Why would Microsoft buy Nokia's cow when it's getting the milk for free?

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At first glance, it seems odd that Microsoft might want to buy Nokia outright. But it has one very good reason for considering the acquisition: Defense.

This week the Wall Street Journal cited unnamed sources who said that the companies had been negotiating over such an acquisition. Talks broke down over the question of price.

Microsoft and Nokia's current partnership would seem to be a better deal for Microsoft than buying the company outright. Microsoft already has a willing partner committed to using its Windows Phone operating system, and the companies have joint marketing and patent licensing deals in place. The relationship seems amiable – Microsoft has implied that it has some influence over the development of the Nokia phones.

If Microsoft were to buy Nokia, it would be taking on a big headache. Nokia has been shedding workers by the thousands and Microsoft would have to continue that process while trying to integrate the two businesses. Plus, it would shoulder the admittedly small risk of annoying other Windows Phone OEMs that might be displeased at Microsoft making its own phones. (Although that wouldn't be a major risk, since the bulk of Windows Phones shipped come from Nokia.)

But there are a couple of scenarios where a Nokia acquisition makes sense.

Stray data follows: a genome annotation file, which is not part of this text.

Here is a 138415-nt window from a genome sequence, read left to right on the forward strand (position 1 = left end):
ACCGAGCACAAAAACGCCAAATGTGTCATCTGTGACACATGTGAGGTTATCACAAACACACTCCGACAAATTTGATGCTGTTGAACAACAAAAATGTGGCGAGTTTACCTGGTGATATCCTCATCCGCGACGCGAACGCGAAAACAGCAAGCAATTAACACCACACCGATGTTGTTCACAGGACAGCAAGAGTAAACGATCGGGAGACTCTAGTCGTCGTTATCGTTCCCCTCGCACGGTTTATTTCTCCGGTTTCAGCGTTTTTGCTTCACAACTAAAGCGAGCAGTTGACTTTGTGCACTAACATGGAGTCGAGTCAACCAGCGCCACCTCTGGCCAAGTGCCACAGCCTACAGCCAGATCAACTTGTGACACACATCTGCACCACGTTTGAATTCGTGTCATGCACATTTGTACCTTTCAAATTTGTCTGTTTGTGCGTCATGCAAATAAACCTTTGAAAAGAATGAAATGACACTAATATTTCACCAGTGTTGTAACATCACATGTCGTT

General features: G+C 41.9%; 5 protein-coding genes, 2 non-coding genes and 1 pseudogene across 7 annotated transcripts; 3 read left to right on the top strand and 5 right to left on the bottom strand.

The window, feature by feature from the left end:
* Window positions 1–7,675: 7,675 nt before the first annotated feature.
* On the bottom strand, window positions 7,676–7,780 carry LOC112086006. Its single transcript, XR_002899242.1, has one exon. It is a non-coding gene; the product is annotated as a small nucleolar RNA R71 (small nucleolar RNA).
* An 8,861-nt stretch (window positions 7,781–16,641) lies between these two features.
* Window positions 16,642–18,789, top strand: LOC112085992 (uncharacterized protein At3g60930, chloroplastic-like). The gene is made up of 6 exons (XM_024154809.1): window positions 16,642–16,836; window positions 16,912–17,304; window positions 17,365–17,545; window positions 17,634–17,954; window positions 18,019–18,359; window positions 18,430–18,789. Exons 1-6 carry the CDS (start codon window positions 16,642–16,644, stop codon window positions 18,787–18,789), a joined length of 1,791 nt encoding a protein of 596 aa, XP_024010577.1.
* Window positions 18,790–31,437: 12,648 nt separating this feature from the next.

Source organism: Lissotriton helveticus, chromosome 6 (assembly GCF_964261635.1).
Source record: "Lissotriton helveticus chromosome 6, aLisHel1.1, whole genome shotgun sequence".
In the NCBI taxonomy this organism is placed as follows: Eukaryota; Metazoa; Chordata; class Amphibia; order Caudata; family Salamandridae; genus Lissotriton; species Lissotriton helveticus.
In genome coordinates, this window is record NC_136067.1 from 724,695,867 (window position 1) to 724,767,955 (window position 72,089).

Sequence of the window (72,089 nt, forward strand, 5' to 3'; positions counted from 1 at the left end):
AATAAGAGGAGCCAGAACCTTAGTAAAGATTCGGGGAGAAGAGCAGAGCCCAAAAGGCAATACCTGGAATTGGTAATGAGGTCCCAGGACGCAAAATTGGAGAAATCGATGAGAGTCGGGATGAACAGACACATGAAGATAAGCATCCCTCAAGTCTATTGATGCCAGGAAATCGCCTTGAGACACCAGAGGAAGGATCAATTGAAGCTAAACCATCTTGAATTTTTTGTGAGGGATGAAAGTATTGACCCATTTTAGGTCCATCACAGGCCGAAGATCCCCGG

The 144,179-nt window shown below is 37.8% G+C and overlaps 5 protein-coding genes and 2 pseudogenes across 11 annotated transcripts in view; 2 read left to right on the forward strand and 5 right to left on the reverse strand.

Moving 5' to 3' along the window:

“Say if Nokia were acquired by another company that had no qualms about going toward Android,” said Chris Hazelton, an analyst with The 451 Group.

Earlier this week the Financial Times quoted a Huawei executive who said it is open minded to acquisitions of companies, including Nokia. None of the companies have commented on that statement and there doesn’t seem to be additional indication that talks have occurred between Nokia and Huawei.

But a Nokia acquisition by another mobile phone company could be a disaster for Microsoft. Most other phone makers primarily make Android phones. Without an anchor OEM like Nokia making Windows Phone, Microsoft loses any chance to grow the platform.

“It’s all about controlling the future for Windows Phone and ensuring that it would be better to own their own hardware and ensure the future for Windows phone than see it in the hands of a company that doesn’t have the loyalty that Nokia has to Microsoft,” Hazelton said.

Even if Huawei wasn’t a real threat, Microsoft could have been talking to Nokia ahead of the end of the companies' partnership. They haven’t discussed the terms of the deal – I asked Microsoft about the time frame for their partnership and it declined to comment. If the agreement is coming to an end, Microsoft could be interested in buying Nokia rather than let the struggling company look elsewhere to try to boost its business.

At the time the companies announced their partnership, Nokia said outright that it had considered Android and Microsoft. So at least at one point it was open to other platforms. Should the partnership be coming to a close, Microsoft might figure it’s better off buying Nokia than seeing it split its allegiance between Microsoft and Google.

There are other reasons too that a Microsoft acquisition of Nokia might make sense. As the Wall Street Journal noted, Microsoft has a big stash of cash overseas. Buying an overseas company like Nokia would allow Microsoft to use that cash rather than bring it back to the U.S., where it would incur taxes. This was one reason the Skype acquisition was attractive for Microsoft.  

This wasn’t the first time we’ve heard about acquisition talks between Microsoft and Nokia and likely won’t be the last. “I wouldn’t be surprised if further down the line Microsoft explored this again,” said Hazelton.

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